End of story.
See more Our World in Data smoking charts.
The best commentary on the Big Tobacco lobby was the 2005 film Thank You For Smoking.
I loved how the lobbyist played by Aaron Eckhart doesn’t smoke.
Click PLAY or watch it on YouTube.
Hardest and dumbest race in the world.
If runners complete 60 miles (97 km) this is known as a “fun run.”
The full course is 100+ miles (160 km) (distances are approximate). The race is limited to a 60-hour period, and takes place in late March or early April of each year. …
The full, five-loop race has been completed 18 times by 15 runners as of the 2019 event. …
Jared Campbell finished 3 times. #respect
Click PLAY or watch Gary Robbins‘ – 2016 & 2017 races on YouTube. What a man!
I’m happy for John Kelly too, a 2017 finisher.
I really have to get to Bhutan.
Smoking is ILLEGAL there.
Click PLAY or watch it on Facebook.
I hate smoking.
I hate vaping less as the second hand smoke is not nearly so bad.
And vaping legal product is much safer for the user than cigarettes. (The U.S. deaths appear to be mostly due to illegal product.)
More than 40 million people around the world now vape, up from just 7 million less than a decade ago. In the U.S., roughly 1 in 5 high-school kids vape. …
It wasn’t long before a vaping champion was crowned: Juul Labs, founded in 2015 and headquartered in San Francisco.
… By 2017, Juul was the U.S. leader in market share, selling one of every three e-cigarettes. …
Why did Juul become so much more popular than its rivals? Michael Siegel has one answer.
Juul has a very different nicotine formulation that makes it much more addictive. …
… the U.K. has regulated these products. And most importantly, there is a limit on the amount of nicotine that’s allowable. You can only have up to 20 milligrams per milliliter of nicotine …. In the U.S., there’s no limit at all.
So Juul comes along, they put 54 milligrams per milliliter in their product …
It’s 17 milligrams in the U.K.
Read more …
The bigger problem in the USA is NOT the deaths, but rather the high percentage of youth who are not smokers taking up vaping. In 2019 it’s still considered cool.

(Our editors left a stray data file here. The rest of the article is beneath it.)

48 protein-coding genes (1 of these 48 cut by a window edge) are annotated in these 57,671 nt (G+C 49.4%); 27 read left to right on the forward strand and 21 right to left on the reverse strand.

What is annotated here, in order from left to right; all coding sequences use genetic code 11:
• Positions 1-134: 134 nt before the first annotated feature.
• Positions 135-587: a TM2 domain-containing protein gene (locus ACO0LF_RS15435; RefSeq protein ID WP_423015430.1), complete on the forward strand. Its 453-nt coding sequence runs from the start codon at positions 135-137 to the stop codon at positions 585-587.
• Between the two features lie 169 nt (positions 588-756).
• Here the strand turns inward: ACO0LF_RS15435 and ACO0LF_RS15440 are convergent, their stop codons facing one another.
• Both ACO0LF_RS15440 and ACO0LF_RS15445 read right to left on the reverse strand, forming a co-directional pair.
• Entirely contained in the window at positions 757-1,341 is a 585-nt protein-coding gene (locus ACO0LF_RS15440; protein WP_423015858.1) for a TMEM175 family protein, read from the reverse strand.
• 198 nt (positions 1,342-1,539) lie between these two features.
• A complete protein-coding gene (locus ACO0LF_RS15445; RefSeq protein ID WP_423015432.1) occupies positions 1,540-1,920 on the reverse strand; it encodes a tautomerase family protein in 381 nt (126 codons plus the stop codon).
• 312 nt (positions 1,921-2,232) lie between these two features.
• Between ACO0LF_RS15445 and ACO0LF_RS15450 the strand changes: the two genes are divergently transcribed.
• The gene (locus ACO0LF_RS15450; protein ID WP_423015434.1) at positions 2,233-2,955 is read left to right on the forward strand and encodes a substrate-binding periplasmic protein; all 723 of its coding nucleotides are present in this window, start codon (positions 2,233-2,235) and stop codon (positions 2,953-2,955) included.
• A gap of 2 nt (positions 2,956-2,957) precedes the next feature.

This is a repost from 2009. Having travelled Europe extensively in 2018 and 2019, my opinion is unchanged.
Too much second hand smoke, too few toilets.
I should live in Europe.
The trains are fantastic. There are dedicated bike trails everywhere. It’s easy to live without a car.
But I can’t live in Europe.
- It’s OLD
- It’s EXPENSIVE
- Banker’s Hours
- People aren’t friendly
=== It’s OLD
No need to visit the potentially gorgeous Sagrada Família in Barcelona. There are no plans to remove the scaffolding until at least 2026.
I’m not sure how they ever made postcards of the great monuments of Europe. Photoshop?
Most are under construction. Constantly.
=== It’s EXPENSIVE
Gallon of unleaded gas: $8.08
Gallon of bio diesel: $6.06
Wireless Internet: $6 for 30 minutes, $32 for 24 hours
Vienna public transport, 24-hours: $8.40
Berlin public transport, 24-hours: $8.97
Seat reservation, Brussels-Frankfurt train: $4.41
Overnight parking, Hotel Helvetia, Lindau, Germany: $14.40
Leopold Museum, Vienna: $10.30
I recently heard that a basic hotel room in urban Finland costs US$400 / night.
There are very few pressures to bring prices down in Western and Northern European countries. You need a HUGE salary to afford to live there.
=== Banker’s Hours
Recall when the only reason we hated bankers was that they worked only 10:15AM-11:45AM. And 2:15AM- 3:45PM ??
Most businesses in Southern Europe still close in the middle of the day. Many are required to close by government legislation.
Shop keeps sometimes seem disappointed if you find their store open.
I’m surpised any commerce happens at all.
The tradition of siesta may have worked well in the small village decades past (when wives were stay at home chattel) but it’s bloody inconvenient in 2009. Especially for a tourist.
In the Dolomites of Northern Italy they have incredibly helpful tourist information kiosks. But they close from Noon Saturday until Monday morning. … The majority of tourists arrive by train from big cities further south, about Noon on Saturday.